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Review: In the Shadow of Women

(Philippe Garrel, France, 2015)

The importance of love, the deceptive lure of political nostalgia, and the problems of two people in a room—what Philippe Garrel’s art lacks in variety, it makes up for in crystalline focus.

The principals of Garrel’s latest, In the Shadow of Women, are Pierre (Stanislas Merhar) and Manon (Clotilde Courau), a childless married couple in their thirties. He directs documentaries, though they share every aspect of the work save for the credit, an arrangement that she professes herself to be perfectly happy with. (As for the money, their bare apartment suggests there is little enough to go around.) The two are working on a doc about a venerable veteran of the French Resistance, who is seen at one point with his doting wife, and they hold hands together while toggling through archival film on a flatbed editing table, with every expectation of one day being that devoted old couple. A mutual friend comments admiringly that she has never even seen Pierre raise his voice, and they are the sort of team who are the envy of everyone who knows them, which means there’s something that everyone doesn’t know. In this case the secret is Elisabeth (Léna Paugam), an intern at that archive, with whom Pierre has begun an affair. This drives Manon into the arms of a lover of her own (Mounir Margoum), and eventually drives them apart—in the rather heartbreaking words of the omniscient narrator (Louis Garrel): “Without him wanting to or her wanting to, they split up.”

Aside from the narration, we hear one teasing snippet of internal monologue apiece from both Pierre and Manon. This is exactly as much as we need to hear and no more, and austere functionality is the guiding principle that Garrel follows throughout his film. The narrative is radically telescoped, and the film clocks in at 73 minutes with credits, and I would estimate that there are not 50 setups. Cinematographer Renato Berta films in 35mm black-and-white anamorphic widescreen, long Garrel’s favored format, and one that he peerlessly exploits. The breadth of the frame allows for splayed-out post-coital scenes, as well as a variety of studies in the ways that people cohabiting space can set one another on edge without saying a word—Pierre bobbing into the shot tying his shoes after a rendez-vous with Elisabeth, or isolated by a doorframe as Manon flitters back and forth through the room, her cheery patter disguising an unspoken suspicion that will grow and grow. As ever with Garrel, much of the pleasure of the film is in watching the eyes of the actors, trying to decipher who has decided what and when, searching for the telltale signs of someone changing their mind.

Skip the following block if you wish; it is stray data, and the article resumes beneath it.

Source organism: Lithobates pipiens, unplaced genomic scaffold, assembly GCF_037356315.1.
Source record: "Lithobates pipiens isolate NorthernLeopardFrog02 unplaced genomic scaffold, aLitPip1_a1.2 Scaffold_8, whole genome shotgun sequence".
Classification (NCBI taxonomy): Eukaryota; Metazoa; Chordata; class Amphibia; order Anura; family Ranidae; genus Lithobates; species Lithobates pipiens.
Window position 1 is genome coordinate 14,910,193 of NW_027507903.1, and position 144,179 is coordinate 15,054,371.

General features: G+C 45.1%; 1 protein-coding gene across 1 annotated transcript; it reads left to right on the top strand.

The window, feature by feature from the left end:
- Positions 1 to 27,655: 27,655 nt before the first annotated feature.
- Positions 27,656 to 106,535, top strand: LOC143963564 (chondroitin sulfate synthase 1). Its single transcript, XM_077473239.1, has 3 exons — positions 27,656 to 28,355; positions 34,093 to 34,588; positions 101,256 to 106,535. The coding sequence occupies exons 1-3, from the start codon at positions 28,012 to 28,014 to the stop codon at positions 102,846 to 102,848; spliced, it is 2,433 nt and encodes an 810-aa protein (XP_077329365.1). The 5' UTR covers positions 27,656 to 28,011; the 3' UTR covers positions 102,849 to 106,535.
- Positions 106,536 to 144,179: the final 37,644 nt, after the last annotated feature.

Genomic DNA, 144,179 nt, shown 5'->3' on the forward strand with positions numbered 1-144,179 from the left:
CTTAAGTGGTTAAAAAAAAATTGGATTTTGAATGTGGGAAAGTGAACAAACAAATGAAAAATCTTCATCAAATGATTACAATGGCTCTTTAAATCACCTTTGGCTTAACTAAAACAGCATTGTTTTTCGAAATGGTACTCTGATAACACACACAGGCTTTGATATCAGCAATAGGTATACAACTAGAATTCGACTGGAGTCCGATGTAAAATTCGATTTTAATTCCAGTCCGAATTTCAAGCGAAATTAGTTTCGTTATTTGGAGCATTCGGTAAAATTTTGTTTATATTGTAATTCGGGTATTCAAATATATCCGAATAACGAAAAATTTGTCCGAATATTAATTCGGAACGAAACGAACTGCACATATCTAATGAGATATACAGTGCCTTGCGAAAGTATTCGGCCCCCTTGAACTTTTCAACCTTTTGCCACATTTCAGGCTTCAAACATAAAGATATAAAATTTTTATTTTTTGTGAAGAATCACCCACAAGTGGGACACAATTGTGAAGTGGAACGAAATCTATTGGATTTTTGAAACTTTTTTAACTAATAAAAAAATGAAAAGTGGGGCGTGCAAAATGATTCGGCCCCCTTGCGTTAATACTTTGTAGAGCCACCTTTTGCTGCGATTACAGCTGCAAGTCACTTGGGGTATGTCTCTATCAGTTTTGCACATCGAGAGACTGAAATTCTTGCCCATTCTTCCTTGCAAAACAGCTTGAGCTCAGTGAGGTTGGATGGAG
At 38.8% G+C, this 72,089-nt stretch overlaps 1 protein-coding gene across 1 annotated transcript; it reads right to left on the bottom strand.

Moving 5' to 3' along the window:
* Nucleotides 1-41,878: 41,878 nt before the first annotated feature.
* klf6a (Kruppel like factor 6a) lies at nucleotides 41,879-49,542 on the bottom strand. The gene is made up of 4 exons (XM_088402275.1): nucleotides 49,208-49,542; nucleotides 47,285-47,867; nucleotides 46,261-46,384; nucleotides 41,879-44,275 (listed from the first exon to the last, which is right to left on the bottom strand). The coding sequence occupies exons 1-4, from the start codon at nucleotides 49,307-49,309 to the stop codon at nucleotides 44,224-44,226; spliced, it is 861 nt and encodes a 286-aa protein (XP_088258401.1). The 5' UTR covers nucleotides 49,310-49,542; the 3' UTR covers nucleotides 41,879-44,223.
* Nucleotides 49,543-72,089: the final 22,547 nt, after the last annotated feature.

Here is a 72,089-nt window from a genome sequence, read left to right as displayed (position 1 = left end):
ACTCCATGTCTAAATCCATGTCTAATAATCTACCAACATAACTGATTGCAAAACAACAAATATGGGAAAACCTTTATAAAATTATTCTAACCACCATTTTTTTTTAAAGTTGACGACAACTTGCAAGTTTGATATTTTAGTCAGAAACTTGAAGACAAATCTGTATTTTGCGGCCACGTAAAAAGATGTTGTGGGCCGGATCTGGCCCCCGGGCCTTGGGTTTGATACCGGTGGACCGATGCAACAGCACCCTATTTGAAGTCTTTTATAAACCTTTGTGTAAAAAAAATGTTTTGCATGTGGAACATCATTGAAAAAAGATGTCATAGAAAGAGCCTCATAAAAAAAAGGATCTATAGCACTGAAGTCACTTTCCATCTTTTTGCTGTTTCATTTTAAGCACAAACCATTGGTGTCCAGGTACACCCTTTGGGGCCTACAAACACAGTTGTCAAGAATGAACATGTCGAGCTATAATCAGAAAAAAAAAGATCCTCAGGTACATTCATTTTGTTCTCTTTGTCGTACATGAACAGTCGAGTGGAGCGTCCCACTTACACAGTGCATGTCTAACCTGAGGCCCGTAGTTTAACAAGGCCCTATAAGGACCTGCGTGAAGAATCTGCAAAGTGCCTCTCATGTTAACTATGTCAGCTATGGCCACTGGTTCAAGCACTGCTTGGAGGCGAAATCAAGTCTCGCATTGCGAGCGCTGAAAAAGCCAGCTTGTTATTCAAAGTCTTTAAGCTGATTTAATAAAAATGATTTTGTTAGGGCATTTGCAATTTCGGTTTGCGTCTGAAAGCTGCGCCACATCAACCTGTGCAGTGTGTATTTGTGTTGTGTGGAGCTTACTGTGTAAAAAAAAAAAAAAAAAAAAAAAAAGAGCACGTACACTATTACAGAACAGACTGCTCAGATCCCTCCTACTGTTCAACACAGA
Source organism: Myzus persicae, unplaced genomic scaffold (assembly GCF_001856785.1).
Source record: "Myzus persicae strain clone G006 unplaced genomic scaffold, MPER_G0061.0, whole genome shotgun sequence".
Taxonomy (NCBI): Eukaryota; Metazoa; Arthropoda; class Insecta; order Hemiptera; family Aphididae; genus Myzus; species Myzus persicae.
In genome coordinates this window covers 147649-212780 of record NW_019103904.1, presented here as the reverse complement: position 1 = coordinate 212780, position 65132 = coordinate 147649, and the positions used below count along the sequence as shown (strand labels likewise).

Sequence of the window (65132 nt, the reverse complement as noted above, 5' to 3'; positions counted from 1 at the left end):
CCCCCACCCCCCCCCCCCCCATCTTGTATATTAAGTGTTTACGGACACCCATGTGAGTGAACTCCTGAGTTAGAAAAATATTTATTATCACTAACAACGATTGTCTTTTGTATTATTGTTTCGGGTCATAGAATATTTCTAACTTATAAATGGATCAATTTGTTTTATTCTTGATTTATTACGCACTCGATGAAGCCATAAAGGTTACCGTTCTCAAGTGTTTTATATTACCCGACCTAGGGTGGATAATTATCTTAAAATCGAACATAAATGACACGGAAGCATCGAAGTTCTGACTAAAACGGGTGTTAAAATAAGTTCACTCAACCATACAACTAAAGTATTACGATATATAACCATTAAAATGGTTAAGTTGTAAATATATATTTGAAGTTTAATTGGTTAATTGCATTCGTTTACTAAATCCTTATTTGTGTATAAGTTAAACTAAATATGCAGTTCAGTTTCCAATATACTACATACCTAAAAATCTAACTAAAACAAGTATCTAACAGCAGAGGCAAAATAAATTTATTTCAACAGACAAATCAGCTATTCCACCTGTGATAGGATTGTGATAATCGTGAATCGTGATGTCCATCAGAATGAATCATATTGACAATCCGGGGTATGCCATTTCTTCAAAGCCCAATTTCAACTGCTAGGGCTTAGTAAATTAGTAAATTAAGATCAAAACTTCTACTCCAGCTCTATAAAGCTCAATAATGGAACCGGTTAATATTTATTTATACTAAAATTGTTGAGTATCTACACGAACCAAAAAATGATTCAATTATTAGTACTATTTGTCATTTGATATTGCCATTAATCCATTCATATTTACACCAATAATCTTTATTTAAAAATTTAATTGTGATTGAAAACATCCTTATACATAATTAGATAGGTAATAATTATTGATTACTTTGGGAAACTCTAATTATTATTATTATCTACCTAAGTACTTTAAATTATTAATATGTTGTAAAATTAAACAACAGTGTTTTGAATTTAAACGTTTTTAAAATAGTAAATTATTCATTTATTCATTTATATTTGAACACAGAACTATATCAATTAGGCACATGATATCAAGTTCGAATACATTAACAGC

In the Shadow of Women

Diffident, remote, and preternaturally—almost infuriatingly—calm, Pierre belongs to a long lineage of passive-aggressive Garrel protagonists, though many of those in the past at least had opiates to excuse their condition. I cannot, however, remember another being condemned in the manner that Pierre is—the narration, like the moralizing authorial voice of a 19th-century novel, doesn’t hesitate to pass judgment on his masculine pride and hypocrisy. The screenplay is the work of Garrel, Caroline Deruas-Garrel, Jean-Claude Carrière, and Arlette Langmann, a frequent collaborator who began her career with Maurice Pialat. (Manon’s role as willingly subjugated assistant recalls Marlène Jobert lugging equipment for Jean Yanne in Pialat’s We Won’t Grow Old Together, which Langmann helped to edit.)

There are only a handful of conflicts, but they have wide-reaching implications. Pierre finally raises his voice, and shatters their fragile truce. Later, Manon reveals that the Resistance “hero” Pierre has been filming was a self-aggrandizing bullshitter. It is typical of the film’s extreme simplicity that no questions are asked as to how she obtained this information; what’s essential is the fact of stubborn masculine vanity, and of the daily upholding of a shared fiction that kept that old couple together. This doesn’t make the film’s conclusion, as close to a “happy ending” as anything that Garrel has shot, any less touching, but it does give a glimpse of the long, treacherous road ahead, paved with necessary deceptions.

Nick Pinkerton is a regular contributor to FILM COMMENT, for which he writes the online column Bombast.